Saturday, July 01, 2006

How language cops ruin everything

The Town of Mount Royal municipal government recently started disfiguring its street signs to comply with threats of ongoing fines from the Office québécois de la langue française, a tax-payer funded provincial agency.

TMR_Quebec_street_sign_vandalism_01
A disfigured TMR street sign

That this happend is shocking and disheartening on a number of levels. TMR had transformed itself from an anglo-saxon heartland into a multi-ethnic, multi-religious town and a model of bilingualism working on a local level. Its residents are a mix of English-speakers and French speakers -- most being bilingual. TMR was part of the federal riding of Mount Royal, which the father of Canadian bilingualism, Pierre Trudeau, represented as an MP for more than 15 years. Its English-language elementary school, Dunrae Gardens, was one of the first schools in Quebec to introduce French-immersion. One of its French-language high schools is named after Pierre Laporte, the Quebec government minister murdered by Quebec-nationalist terrorists in 1970.

In short, TMR is a model town. Which is why the small-minded, language-supremacist Office québécois de la langue française threatened TMR with repeated fines.

On what basis can a Quebec government agency fine a municipality? Quebec law states that only cities and towns with a majority of (mother-tongue) English-speaking residents can offer bilingual services. These towns get a kind of get-out-of-jail-free card called bilingual status. With this status, towns like TMR can also offer services in English. Without the status, they cannot.

TMR lost its (mother-tongue) English-speaking majority about 10 years ago. But the Quebec government grandfathered bilingual status for towns that had it. So, towns like TMR kept their bilingual status and cannot lose it unless local council requests the government to remove it.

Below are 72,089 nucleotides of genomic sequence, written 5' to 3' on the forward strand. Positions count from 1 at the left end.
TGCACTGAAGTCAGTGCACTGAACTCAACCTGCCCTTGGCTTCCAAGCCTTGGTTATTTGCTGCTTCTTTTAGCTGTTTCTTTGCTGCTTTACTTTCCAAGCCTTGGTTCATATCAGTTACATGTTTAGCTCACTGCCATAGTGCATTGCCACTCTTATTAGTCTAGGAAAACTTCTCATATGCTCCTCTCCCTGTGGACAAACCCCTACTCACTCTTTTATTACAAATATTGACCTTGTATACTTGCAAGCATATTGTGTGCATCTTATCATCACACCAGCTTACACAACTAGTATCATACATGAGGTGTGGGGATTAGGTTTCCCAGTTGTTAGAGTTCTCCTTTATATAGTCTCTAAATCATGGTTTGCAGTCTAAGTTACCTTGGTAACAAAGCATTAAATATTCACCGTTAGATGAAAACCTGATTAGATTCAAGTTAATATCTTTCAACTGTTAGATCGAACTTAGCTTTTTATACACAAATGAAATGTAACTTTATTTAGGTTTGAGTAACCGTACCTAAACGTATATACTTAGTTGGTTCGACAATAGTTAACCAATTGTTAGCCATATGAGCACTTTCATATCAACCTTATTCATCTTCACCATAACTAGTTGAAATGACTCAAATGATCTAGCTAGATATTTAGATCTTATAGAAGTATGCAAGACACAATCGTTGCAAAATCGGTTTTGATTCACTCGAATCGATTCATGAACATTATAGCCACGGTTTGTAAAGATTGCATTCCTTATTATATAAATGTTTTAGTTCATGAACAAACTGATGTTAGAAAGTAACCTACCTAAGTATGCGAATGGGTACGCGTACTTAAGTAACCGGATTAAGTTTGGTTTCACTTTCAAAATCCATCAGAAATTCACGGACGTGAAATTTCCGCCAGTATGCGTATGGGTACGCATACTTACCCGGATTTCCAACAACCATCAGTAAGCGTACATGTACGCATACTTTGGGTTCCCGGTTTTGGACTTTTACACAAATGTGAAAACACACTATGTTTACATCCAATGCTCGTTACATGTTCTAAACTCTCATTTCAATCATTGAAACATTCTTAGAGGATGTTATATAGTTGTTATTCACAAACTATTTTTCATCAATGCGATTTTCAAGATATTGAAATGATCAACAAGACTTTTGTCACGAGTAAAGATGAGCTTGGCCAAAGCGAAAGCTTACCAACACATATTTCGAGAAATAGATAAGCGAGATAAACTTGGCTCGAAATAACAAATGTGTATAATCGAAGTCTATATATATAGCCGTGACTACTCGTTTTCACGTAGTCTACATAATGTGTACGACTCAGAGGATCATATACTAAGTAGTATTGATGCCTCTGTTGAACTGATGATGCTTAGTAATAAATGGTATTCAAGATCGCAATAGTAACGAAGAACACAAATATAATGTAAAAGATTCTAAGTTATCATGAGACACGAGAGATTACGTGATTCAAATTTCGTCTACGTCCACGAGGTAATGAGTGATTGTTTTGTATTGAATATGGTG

According to the Charter of the French Language, towns with bilingual status can post bilingual street signs provided the French is "predominant" (although not "markedly predominant" as it is for commercial signs). A senior Cote St Luc city official told me the street signs in TMR are perfectly legal and it is unlikely any court would uphold a interpretation of the law that suggests Chemin Atherton Road is not legal.

Three years ago Cote St. Luc received a threatening letter from the Office québécois de la langue française. But the city's elected officials told the Office they would never take down their bilingual street signs and threatened the Office to sue them. The Office hasn't bothered them since.

TMR_Quebec_street_sign_vandalism
Amputation of the English lettering


Most of the disfigurement campaign is done. But the industrial park area to the west of Decarie Blvd. has not yet been covered up.

TMR_Quebec_street_sign_vandalism_03
Avert your eyes from the hideous English lettering (on the right)


TMR_Quebec_welcome_sign
Soon TMR will not be able to welcome its 40 percent English-speaking residents in English